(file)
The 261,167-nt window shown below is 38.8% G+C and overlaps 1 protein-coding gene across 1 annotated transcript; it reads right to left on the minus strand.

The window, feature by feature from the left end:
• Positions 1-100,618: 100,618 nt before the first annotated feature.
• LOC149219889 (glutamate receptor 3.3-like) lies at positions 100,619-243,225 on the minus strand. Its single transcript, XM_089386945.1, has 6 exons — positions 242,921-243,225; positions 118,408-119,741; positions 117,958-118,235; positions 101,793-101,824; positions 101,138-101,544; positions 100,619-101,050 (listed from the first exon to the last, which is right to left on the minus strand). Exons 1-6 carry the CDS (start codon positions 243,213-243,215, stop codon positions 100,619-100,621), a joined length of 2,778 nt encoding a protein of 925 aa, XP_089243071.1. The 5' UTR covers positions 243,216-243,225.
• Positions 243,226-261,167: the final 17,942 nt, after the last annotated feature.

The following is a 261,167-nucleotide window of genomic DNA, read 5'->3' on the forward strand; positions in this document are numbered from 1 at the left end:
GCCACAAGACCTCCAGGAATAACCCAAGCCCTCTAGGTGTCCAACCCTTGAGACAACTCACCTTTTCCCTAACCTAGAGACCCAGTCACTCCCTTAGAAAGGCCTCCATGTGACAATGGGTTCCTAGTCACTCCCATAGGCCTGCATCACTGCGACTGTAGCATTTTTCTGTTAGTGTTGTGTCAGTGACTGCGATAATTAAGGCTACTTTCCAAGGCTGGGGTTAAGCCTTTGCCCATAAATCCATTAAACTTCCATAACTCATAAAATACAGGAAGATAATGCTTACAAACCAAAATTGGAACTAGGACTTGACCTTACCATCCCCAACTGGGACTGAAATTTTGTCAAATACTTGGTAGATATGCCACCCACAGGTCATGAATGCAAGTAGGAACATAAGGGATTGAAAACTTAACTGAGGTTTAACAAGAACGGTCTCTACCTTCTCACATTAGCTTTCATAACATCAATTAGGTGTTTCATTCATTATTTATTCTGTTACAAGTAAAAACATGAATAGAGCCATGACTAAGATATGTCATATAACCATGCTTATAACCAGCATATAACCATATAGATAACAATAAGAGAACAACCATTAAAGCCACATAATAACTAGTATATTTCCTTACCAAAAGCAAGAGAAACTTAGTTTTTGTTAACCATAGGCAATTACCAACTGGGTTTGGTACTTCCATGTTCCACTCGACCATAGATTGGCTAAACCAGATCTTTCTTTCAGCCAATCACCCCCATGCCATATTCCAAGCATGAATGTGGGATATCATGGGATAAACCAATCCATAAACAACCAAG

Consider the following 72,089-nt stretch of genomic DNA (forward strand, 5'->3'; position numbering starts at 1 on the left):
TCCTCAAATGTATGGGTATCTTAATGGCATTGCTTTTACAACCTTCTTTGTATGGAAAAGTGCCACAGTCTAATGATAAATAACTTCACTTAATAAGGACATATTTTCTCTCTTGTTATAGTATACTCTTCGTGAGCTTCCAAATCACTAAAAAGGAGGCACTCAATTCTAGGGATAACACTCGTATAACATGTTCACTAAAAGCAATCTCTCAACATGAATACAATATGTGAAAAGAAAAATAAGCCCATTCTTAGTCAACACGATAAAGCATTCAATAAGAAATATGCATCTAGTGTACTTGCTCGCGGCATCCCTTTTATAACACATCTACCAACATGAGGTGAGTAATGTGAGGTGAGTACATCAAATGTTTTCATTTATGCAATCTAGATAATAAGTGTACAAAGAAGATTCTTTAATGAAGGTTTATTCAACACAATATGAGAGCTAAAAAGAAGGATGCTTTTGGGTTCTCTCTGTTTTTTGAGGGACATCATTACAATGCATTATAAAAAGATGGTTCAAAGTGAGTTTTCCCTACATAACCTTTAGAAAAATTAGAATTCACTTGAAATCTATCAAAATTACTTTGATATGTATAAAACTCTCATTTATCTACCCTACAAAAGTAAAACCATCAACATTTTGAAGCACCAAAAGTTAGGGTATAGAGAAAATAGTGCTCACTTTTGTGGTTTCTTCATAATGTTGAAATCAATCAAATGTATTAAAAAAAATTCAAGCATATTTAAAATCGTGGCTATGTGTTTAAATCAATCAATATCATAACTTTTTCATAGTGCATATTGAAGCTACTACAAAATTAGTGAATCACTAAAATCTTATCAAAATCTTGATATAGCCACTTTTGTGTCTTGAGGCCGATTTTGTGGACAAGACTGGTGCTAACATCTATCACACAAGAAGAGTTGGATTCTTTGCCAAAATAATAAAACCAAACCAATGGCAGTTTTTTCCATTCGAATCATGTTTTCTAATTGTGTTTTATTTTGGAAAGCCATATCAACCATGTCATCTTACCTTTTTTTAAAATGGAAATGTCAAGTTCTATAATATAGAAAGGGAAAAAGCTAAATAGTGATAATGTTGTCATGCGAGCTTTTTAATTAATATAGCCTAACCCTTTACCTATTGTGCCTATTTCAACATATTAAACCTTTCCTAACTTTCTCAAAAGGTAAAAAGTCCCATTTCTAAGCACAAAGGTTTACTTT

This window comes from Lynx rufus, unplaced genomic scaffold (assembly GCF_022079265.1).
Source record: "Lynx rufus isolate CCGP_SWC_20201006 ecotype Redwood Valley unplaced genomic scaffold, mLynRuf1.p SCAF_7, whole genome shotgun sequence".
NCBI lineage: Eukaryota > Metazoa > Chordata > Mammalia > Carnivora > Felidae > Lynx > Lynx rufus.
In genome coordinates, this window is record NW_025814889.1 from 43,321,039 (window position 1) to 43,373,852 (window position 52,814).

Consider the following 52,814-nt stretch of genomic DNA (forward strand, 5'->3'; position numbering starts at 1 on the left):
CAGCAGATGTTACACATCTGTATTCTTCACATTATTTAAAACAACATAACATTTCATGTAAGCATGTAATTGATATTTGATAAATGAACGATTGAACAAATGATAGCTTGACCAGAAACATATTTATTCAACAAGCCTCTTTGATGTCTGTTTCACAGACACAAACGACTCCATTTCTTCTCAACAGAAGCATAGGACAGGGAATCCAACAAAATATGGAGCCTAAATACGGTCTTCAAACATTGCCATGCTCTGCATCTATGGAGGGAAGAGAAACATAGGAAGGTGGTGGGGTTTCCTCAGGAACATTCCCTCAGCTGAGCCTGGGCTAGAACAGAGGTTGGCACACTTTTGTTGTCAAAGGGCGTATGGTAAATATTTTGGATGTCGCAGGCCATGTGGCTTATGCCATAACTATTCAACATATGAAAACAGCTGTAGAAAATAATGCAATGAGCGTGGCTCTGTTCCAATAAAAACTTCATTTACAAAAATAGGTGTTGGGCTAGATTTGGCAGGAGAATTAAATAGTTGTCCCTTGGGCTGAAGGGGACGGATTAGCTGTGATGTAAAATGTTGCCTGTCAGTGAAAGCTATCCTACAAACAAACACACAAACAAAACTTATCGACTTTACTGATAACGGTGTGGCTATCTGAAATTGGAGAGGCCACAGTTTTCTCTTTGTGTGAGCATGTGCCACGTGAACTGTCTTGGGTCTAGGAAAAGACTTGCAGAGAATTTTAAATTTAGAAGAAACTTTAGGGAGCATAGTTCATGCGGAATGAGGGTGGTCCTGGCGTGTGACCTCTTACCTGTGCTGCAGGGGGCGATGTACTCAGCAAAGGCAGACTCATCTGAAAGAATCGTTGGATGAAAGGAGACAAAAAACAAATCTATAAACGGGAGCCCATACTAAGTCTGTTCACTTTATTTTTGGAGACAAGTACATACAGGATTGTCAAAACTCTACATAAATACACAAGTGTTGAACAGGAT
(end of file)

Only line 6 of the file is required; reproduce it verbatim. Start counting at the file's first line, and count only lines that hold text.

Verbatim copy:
The following is a 261,167-nucleotide window of genomic DNA, read 5'->3' on the forward strand; positions in this document are numbered from 1 at the left end: